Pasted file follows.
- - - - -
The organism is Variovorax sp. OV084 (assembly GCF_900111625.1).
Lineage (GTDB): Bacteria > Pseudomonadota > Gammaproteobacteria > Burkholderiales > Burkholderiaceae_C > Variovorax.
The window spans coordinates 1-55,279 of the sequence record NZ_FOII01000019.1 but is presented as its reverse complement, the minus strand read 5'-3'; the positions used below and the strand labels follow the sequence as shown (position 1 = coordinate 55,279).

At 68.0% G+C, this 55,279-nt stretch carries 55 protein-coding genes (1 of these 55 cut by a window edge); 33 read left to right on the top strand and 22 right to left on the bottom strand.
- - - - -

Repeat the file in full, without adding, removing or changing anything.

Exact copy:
The organism is Variovorax sp. OV084 (assembly GCF_900111625.1).
Lineage (GTDB): Bacteria > Pseudomonadota > Gammaproteobacteria > Burkholderiales > Burkholderiaceae_C > Variovorax.
The window spans coordinates 1-55,279 of the sequence record NZ_FOII01000019.1 but is presented as its reverse complement, the minus strand read 5'-3'; the positions used below and the strand labels follow the sequence as shown (position 1 = coordinate 55,279).

At 68.0% G+C, this 55,279-nt stretch carries 55 protein-coding genes (1 of these 55 cut by a window edge); 33 read left to right on the top strand and 22 right to left on the bottom strand.